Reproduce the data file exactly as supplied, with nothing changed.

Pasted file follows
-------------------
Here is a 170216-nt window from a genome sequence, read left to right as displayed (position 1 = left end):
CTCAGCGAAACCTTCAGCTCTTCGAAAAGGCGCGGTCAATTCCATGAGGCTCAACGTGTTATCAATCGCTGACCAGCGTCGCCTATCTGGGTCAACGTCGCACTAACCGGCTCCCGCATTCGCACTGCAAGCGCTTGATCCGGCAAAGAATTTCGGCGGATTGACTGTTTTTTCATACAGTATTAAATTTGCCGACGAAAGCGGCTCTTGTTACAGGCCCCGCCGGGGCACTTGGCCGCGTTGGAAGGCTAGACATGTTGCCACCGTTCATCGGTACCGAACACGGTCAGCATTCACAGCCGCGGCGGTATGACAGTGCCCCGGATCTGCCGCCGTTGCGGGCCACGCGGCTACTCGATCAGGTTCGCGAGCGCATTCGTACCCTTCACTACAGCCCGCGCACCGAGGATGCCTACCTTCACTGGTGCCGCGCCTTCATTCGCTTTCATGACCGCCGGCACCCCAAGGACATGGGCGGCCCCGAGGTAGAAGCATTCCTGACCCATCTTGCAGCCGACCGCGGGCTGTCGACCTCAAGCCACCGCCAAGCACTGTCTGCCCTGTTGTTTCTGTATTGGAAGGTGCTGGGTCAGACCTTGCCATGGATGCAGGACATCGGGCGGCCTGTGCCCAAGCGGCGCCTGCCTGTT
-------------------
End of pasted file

Here is a 170216-nt window from a genome sequence, read left to right as displayed (position 1 = left end):
CTCAGCGAAACCTTCAGCTCTTCGAAAAGGCGCGGTCAATTCCATGAGGCTCAACGTGTTATCAATCGCTGACCAGCGTCGCCTATCTGGGTCAACGTCGCACTAACCGGCTCCCGCATTCGCACTGCAAGCGCTTGATCCGGCAAAGAATTTCGGCGGATTGACTGTTTTTTCATACAGTATTAAATTTGCCGACGAAAGCGGCTCTTGTTACAGGCCCCGCCGGGGCACTTGGCCGCGTTGGAAGGCTAGACATGTTGCCACCGTTCATCGGTACCGAACACGGTCAGCATTCACAGCCGCGGCGGTATGACAGTGCCCCGGATCTGCCGCCGTTGCGGGCCACGCGGCTACTCGATCAGGTTCGCGAGCGCATTCGTACCCTTCACTACAGCCCGCGCACCGAGGATGCCTACCTTCACTGGTGCCGCGCCTTCATTCGCTTTCATGACCGCCGGCACCCCAAGGACATGGGCGGCCCCGAGGTAGAAGCATTCCTGACCCATCTTGCAGCCGACCGCGGGCTGTCGACCTCAAGCCACCGCCAAGCACTGTCTGCCCTGTTGTTTCTGTATTGGAAGGTGCTGGGTCAGACCTTGCCATGGATGCAGGACATCGGGCGGCCTGTGCCCAAGCGGCGCCTGCCTGTT